Many Japanese rules are created around the concept of ‘saving face’. The Japanese try to avoid confrontation or causing a person any form of embarrassment by putting them on the spot. This makes it rude to reject an invitation or request. Instead of directly declining, say you will consider the invitation or propose an alternative.

(Sources:, and Park Point University.)


As mentioned in the introduction to this section, Japan shares many pastimes with the West — from eating out, cinema and live music to sports and reading — but the details will be different.

Here are a few popular Japanese hobbies:

  • Manga: comics and anime (animated movies, usually for adults.)
  • Karaoke: the key difference in Japan is that you tend to get a private room for you and your friends, rather than a room full of strangers. Also, Japanese karaoke usually features an extensive number of song choices, running into the thousands.
  • Gaming: this isn’t simply video games in arcades, but a whole host of physical and strategy games from air hockey to dancing games.
  • Sports: baseball and soccer are popular player and spectator sports. More traditional sports include kyudo (archery) and the martial art, karate.

Other hobbies include traditional flower arranging (ikebana), calligraphy (shodo), and growing bonsai.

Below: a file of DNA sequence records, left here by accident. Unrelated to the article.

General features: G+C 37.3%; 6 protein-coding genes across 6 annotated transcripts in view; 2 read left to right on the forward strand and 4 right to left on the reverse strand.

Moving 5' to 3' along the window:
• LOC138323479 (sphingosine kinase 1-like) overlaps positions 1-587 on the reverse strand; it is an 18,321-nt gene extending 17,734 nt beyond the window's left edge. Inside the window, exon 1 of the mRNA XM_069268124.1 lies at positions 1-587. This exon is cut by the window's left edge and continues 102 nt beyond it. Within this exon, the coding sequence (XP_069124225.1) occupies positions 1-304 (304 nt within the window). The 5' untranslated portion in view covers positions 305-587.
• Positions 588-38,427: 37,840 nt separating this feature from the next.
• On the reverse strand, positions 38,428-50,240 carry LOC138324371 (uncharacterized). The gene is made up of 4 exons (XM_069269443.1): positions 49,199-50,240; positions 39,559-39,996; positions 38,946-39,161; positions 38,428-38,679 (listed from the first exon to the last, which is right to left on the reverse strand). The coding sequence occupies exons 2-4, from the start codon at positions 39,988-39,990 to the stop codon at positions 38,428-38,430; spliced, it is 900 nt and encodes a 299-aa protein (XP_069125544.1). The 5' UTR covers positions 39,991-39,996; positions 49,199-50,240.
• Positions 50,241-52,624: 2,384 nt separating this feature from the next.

You may encounter electronic toilets, some with more than 30 buttons on a control panel to wash, heat, spray and dry yourself — not to mention a plastic cover that moves every time it’s used. There are robotic arms that squirt water, a bidet function and a ‘Kansō’ for drying off. Additional buttons let you control the jet stream, angle and location of the water.


Children from Japan lead the world in numeracy and literacy skills, and its school system is ranked joint ninth by the World Economic Forum.

Six years at elementary school and three years at junior high school are compulsory, though not for foreign nationals. Expat children may enter local elementary/junior high schools if they choose. Children can choose to go to senior high school (three years) and university (usually four years).

It’s helpful to contact your nearest municipal office for more information on schools that are suitable for expat children. Schools and colleges will all be either national, public or private and there are special schools for children with disabilities or special educational needs.